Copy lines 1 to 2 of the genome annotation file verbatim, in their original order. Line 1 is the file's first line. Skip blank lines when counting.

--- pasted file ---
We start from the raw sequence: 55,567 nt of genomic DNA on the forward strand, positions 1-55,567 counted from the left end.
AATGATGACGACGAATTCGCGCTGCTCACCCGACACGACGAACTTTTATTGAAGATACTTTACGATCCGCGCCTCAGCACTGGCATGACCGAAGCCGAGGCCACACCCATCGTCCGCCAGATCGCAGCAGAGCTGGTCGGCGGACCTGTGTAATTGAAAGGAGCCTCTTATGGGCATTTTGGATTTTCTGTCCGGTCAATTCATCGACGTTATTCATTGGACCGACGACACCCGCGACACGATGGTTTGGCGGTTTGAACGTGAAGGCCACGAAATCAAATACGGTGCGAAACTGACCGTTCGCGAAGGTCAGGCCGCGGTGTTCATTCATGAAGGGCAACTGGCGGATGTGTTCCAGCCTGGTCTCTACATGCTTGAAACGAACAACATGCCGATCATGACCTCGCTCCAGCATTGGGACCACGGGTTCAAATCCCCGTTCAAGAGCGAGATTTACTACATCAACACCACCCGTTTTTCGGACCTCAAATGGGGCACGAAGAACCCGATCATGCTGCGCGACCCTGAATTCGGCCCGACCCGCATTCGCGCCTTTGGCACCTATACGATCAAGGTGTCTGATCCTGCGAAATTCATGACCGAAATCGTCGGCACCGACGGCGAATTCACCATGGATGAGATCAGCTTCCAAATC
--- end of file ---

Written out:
We start from the raw sequence: 55,567 nt of genomic DNA on the forward strand, positions 1-55,567 counted from the left end.
AATGATGACGACGAATTCGCGCTGCTCACCCGACACGACGAACTTTTATTGAAGATACTTTACGATCCGCGCCTCAGCACTGGCATGACCGAAGCCGAGGCCACACCCATCGTCCGCCAGATCGCAGCAGAGCTGGTCGGCGGACCTGTGTAATTGAAAGGAGCCTCTTATGGGCATTTTGGATTTTCTGTCCGGTCAATTCATCGACGTTATTCATTGGACCGACGACACCCGCGACACGATGGTTTGGCGGTTTGAACGTGAAGGCCACGAAATCAAATACGGTGCGAAACTGACCGTTCGCGAAGGTCAGGCCGCGGTGTTCATTCATGAAGGGCAACTGGCGGATGTGTTCCAGCCTGGTCTCTACATGCTTGAAACGAACAACATGCCGATCATGACCTCGCTCCAGCATTGGGACCACGGGTTCAAATCCCCGTTCAAGAGCGAGATTTACTACATCAACACCACCCGTTTTTCGGACCTCAAATGGGGCACGAAGAACCCGATCATGCTGCGCGACCCTGAATTCGGCCCGACCCGCATTCGCGCCTTTGGCACCTATACGATCAAGGTGTCTGATCCTGCGAAATTCATGACCGAAATCGTCGGCACCGACGGCGAATTCACCATGGATGAGATCAGCTTCCAAATC